Carbon tax final straw in a lethal energy plan
On Sunday the carbon tax will be implemented. This tax is the latest and most lethal of the suite of carbon-reduction measures delivering crushing blows to businesses and households.
We already have the cancer of the Commonwealth's Renewable Energy Target.
This requires an increasing proportion of electricity to be supplied from high-cost wind and solar generators. As well as dotting unsightly giant windmills around the countryside, wind and solar renewable facilities are hopelessly uneconomic.
The RET presently adds 6 per cent to consumers' electricity bills and the scheme is only halfway to its goal.
On top of this, taxpayers are carrying the additional taxation weight of about $3 billion a year to finance green schemes and subsidies to exotic energy developments. None of this spending will ever prove worthwhile.
And the Government has also created a $10 billion green-energy bank to fund business proposals that private-sector banks and venture capitalists have rejected. The taxpayer will pick up the costs of its failures.
The carbon tax builds on these injurious policies by adding 40 per cent to the wholesale price of electricity.
This crushes the profitability of many of Australia's most productive businesses, especially exporters and those facing import competition, which are unable to raise their prices to cover additional costs.
Half of the carbon tax revenue goes to handouts to the less well-off voter and half goes to preventing the most adversely affected businesses from immediately going broke.
Brown-coal electricity generation, aluminium, concrete, steel, glass and many other such types of industry cannot survive without the antidote of these subsidies.
And supplementary life support now being offered to aluminium smelters such as Port Henry, already demonstrates that planned levels of assistance are insufficient.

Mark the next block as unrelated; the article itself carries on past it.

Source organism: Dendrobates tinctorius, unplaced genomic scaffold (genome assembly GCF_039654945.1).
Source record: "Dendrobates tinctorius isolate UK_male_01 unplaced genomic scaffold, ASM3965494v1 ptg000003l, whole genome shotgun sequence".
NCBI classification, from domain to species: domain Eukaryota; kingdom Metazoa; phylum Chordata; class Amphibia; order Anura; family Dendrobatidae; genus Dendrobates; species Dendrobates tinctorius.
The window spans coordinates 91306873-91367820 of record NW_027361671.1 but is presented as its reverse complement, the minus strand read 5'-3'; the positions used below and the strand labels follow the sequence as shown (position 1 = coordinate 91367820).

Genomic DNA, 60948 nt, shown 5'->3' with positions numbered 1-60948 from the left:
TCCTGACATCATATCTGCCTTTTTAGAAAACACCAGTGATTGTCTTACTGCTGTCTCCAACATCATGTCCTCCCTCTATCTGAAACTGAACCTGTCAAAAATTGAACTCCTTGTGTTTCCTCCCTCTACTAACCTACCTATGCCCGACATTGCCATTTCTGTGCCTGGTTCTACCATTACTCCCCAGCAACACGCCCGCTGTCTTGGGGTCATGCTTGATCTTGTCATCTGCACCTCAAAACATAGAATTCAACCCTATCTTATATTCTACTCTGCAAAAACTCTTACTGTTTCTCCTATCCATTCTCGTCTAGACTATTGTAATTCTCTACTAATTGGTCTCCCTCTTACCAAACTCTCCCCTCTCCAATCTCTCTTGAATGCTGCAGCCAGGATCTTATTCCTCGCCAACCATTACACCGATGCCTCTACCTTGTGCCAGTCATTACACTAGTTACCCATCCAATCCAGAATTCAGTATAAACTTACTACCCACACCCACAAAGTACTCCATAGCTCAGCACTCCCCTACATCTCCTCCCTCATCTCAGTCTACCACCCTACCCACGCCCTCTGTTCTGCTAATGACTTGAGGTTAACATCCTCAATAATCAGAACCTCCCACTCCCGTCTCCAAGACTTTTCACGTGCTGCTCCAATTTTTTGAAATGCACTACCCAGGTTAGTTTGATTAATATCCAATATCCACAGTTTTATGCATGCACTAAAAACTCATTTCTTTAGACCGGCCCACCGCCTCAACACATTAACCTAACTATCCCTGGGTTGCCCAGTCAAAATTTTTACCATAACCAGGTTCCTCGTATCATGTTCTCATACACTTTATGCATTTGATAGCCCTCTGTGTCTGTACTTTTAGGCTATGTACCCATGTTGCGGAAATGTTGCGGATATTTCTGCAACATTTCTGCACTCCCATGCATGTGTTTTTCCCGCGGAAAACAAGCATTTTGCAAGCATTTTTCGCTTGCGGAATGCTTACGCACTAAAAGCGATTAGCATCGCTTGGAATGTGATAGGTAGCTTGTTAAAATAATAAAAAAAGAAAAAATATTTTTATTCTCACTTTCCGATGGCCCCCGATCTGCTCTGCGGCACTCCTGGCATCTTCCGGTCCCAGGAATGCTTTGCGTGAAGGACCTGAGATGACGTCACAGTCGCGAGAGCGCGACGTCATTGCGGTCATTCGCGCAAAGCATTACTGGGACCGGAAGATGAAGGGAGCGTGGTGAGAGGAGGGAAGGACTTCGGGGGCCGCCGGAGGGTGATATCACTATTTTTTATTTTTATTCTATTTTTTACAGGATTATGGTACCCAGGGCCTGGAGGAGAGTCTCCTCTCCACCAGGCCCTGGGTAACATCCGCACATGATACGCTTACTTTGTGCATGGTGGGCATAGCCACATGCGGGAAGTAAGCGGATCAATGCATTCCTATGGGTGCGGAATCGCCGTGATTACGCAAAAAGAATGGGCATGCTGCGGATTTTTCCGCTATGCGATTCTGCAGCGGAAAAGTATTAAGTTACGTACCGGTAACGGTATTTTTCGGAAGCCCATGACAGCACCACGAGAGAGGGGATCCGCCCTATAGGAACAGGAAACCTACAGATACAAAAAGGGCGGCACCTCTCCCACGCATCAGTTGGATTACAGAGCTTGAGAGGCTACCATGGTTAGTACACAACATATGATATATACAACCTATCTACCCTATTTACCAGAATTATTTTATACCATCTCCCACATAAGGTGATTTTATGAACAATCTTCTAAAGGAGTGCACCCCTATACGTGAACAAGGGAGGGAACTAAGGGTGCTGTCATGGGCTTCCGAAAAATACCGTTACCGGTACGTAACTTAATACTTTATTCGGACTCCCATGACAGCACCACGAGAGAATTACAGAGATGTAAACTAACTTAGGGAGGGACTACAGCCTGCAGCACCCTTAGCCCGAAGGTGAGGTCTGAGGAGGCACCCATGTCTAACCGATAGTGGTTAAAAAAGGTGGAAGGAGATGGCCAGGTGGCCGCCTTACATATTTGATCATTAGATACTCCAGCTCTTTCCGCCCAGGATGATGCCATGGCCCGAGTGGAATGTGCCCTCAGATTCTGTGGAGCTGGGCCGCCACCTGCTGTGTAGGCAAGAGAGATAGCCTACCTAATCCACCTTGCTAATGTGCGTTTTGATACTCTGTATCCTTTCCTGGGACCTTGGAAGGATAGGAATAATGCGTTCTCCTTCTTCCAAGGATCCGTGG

In addition to taxing firms out of business, Canberra's carbon-reduction policy is also offering the owners of the Hazelwood Power Station cash to close it down. Carbon-emission policies have already prevented Hazelwood from rolling over its bank loans and forced a bailout by its owners.
The carbon tax and buy-out of Hazelwood are policies designed to force the closure of some of our most productive firms.
The coal-based power stations have given households and industries the world's lowest-cost electricity.
But the Government needs these and emission-intensive businesses such as aluminium smelters to shut down in order to meet its carbon-policy goals.
Indeed, an equivalent effect to buying and scrapping Hazelwood would be to immediately close down all Australian aluminium smelters rather than watch its policies force their slow death. Although this would have an even greater adverse effect on national productivity and incomes, for the Government the overwhelming concern is unpleasant publicity on job losses.
And there lies the rub! Once confronted by the effects of the electricity bill-boosting and industry-slaying monster it has created, an alarmed Government rushes in with additional funding to delay the closures caused by the very policies it has introduced.
The world will not end on Sunday. Commerce will continue, energy will still be available.
But the carbon tax will introduce a new, more potent poison into the economy inflicting incalculable damage on living standards.